I have exactly one USFA in .44 special--a rodeo that has the finest, most precise lockwork I've ever encountered in a production single action revolver.  HOWEVER, it has the absolute WORST chamber finish I've ever encountered in a production single action revolver, which makes ejection very, very sticky.  Your post has reminded me to finally get around to tackling this problem.  I purchased the cylinder hones many months ago, but I just never got around to it.  I have to agree with the others here concerning slugging before purchase--that isn't something I'd be comfortable with either, if I was the seller; but if I was considering the purchase of another USFA in .44 special--and I had access to it before the sale--I'd be scrutinizing the chamber finishes very carefully.


Offline Dave T

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Re: cylinder throat/bore dimensions?
« Reply #7 on: December 29, 2021, 09:41:01 AM »
OD#3, every time you post about that problem I feel very bad.  In the few months I owned that revolver I never fired it.  If memory serves I was working on duplicating the original ballistic performance of the full powder black powder 45 Colt and never fired the 44.  When I sold it to you I had no idea there was a problem.

I once offered to buy it back from you and the offer still stands.  Save you all that extra work!  (smiley face goes here)

Dave

Offline OD#3

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Re: cylinder throat/bore dimensions?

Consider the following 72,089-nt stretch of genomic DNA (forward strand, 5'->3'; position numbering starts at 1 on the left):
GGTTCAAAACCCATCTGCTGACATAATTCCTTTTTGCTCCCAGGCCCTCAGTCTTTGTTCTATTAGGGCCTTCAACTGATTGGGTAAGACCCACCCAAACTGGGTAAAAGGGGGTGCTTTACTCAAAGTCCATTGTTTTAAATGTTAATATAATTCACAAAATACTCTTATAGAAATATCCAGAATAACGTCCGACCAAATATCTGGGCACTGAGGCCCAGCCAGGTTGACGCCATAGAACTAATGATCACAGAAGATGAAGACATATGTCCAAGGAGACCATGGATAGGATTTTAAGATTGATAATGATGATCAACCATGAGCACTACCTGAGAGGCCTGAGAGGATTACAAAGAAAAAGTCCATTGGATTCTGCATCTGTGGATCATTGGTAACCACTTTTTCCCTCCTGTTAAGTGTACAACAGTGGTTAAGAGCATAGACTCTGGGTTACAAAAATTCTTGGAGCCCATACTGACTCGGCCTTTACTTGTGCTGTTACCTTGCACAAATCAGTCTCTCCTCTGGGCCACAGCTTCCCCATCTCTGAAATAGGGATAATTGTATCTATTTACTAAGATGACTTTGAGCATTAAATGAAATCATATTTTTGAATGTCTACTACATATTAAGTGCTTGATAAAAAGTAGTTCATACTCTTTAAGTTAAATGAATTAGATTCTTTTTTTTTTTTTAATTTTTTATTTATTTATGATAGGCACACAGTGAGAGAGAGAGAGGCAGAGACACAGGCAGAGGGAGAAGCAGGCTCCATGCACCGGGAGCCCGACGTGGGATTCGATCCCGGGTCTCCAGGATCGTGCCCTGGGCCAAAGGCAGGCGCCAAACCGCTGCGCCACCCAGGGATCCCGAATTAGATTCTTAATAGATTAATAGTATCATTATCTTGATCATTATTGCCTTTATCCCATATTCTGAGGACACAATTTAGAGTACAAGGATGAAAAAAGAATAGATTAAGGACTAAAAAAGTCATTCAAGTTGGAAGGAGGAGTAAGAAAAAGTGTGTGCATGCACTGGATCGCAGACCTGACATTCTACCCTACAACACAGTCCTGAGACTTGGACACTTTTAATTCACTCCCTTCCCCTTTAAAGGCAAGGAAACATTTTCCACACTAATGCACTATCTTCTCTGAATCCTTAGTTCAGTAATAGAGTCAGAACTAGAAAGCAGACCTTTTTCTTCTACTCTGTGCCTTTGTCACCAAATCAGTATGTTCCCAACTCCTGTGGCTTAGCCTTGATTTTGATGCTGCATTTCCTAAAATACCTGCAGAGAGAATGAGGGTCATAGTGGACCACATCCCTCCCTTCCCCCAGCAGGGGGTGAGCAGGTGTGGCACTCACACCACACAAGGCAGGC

« Reply #8 on: December 30, 2021, 06:47:34 PM »
No way, Dave!  Although I really appreciate your trying to "make good" on what you perceive to have been an oversight on your part, I don't feel cheated nor taken advantage of in the least bit.  Nor do I consider you negligent for not test-firing it before selling it.  I don't know about everyone else, but I've sold or traded a fair number of firearms over the years which I'd never gotten a chance to shoot.  In fact, that was often the reason I got rid of them in the first place--I'd just never gotten around to using them.  So I'd considered them surplus to my needs. 

Re-reading my earlier post, it does sound like I have regrets.  For that, I apologize.  I'd take rough chambers that need a little honing any day just to have such a perfect action as this revolver has.  I guess it was just my giving the OP a warning that SOME USFA's in .44 special might have rough chambers. 

Again, please don't waste a single moment regretting our transaction.  I don't, and I remain grateful to you for selling it to me.  It remains one of my prized acquisitions.

Offline Coffinmaker

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Re: cylinder throat/bore dimensions?
« Reply #9 on: December 31, 2021, 02:53:02 PM »

 :)  HEY!!  Odie  :D

By golly it's good to hear from you.  Thought you packed up and went to Alaska for King Crab fishing!!!

I'm gonna wade in > Again <  Every manufacturer manages to sell a "Thursday" product every no and then.  Bad chambers are not all that uncommon.  Over the years I had my shingle out I ran into dozens.  Literally DOZENS!!..  I actually gave up on Ruger altogether.  Ruger chambers and cylinder throats are atrocious.  Uberti rifle chambers just plain SUCK!!

Now.  OD#3.  You be righteous careful with that chamber "hone."  You might be better served to make a flap sander with some 600 Wet/Dry and go easy.  Just buff out the stupid machine marks.  In fact, I might even start with some 800.  Don't really want to remove much if any metal.  Just make the chambers nice and SMOOOOTH!!  Just my take.  OH, almost forgot.  If you do apply the chamber hone, DO NOT use the hone without HONING OIL!!  Without honing oil, you will ruin the hone and the chamber.

HAPPY NEW YEAR!!

Stay safe and Healthy.  People are Hazardous to yer Health